3. Choose the best idea.
This needs to solve all parts of the original design problem you identified in step 1.
4. Draw the Character.
You should have already been sketching, trying out different things and playing around in step 2. Now it’s time to do a technical drawing of the character – the good copy. Draw your character from many angles, with different costume if necessary, and get a good feel for who they are.
5. Evaluate the results.
Ask others what they think. Get them to try and guess who the character is to see if your were able to accurately depict their personality visually. Talk to people you trust and who are thoughtful, not to people who will want to spare your feelings. This is not the time to get squeamish, you need a really good character.
6. Rework the design if necessary.
A very simple, yet important step. I often have students who skip this step because they are simply “ready to move on”. While that might be an accurate feeling for more completed work (like trying to resist the urge to go back and redraw the first 10 pages of your comic because you’re drawing has improved – that’s a “move on” moment), during the design process a small moment of reflection and reworking is necessary. Grab the red pen and make the changes that need to be made.
Now the process is finished and you should have a pretty good foundation for a character. In the next lesson we move into the hard part: making the actual comic.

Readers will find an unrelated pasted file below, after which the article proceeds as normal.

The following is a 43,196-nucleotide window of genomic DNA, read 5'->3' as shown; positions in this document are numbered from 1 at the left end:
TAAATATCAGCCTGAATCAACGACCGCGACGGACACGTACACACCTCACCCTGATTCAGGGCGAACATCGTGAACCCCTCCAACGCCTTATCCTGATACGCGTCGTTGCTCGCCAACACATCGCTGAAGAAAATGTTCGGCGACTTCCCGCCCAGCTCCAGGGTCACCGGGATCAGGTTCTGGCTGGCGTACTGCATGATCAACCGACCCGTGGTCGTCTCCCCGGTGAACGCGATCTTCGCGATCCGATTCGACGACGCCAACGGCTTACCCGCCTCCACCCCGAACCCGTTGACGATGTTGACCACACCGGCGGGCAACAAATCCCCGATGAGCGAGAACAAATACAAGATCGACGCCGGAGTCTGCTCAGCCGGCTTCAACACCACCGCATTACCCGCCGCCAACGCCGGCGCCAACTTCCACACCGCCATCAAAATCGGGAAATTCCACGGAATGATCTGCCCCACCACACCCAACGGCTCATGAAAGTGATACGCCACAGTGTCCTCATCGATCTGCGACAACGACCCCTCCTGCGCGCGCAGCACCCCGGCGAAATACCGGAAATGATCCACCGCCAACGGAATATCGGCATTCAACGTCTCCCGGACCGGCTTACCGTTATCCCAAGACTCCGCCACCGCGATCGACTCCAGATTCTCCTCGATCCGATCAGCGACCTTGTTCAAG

Step 2 Expanded
The design problem in our class is simple. We need to come up with a character (or a few characters) that can be the cast of our comics. All of the above expansions that I outlined in step two still apply. While comics have a literary component, they are visual as well. The visual design of our character is going to be as important as their literary content.
When at this step of the design process, ideas are king. We want to have many of them and have the freedom to develop them in different ways. I have some exercise suggestions, but there are many more available online, in books and from other artists. Feel free to add these to your library of idea generating methods.
- Observation. The goldmine of ideas. Wei and myself come up with great characters by just observing people in public, on transit or in cafes and letting our imaginations run wild.
- Brainstorm with others. Get into the mode where nothing is unacceptable and no idea is too wild and just run with it. It’s amazing how differently two people think, and putting them together can yield fantastic results.
- Locate reference materials. Pictures, clippings, movies, television, books, magazines. Everything is reference. It’s not just visual either, characters in other novels can start as the foundation for something new.
- Use word play and mind mapping. Automatic writing is fantastic. We’re in idea mode, turn off your critical brain and let things flow. You can scrutinize later.
- Fantasize about your characters. Daydream scenarios, think of how they would speak. You can even turn them into temporary imaginary friends. Anything to get the ideas going.
- Look for symbolism and myth. Archetypes can make very solid character foundations.
Sketching Your Character
You need to get that pencil moving. Nothing, and I mean NOTHING, stays in your head. That’s a terrible place for ideas. Write and draw on the same pages, don’t pre-organise yourself in the idea stage. Story ideas don’t need to start in a word processor on the computer and characters don’t need to start hand drawn (why not try some collage?). Here are some things to think about with the visuality of your character:
- Shapes. Play with them, they are powerful tools. Their counterparts are scale and proportions, so play with those as well.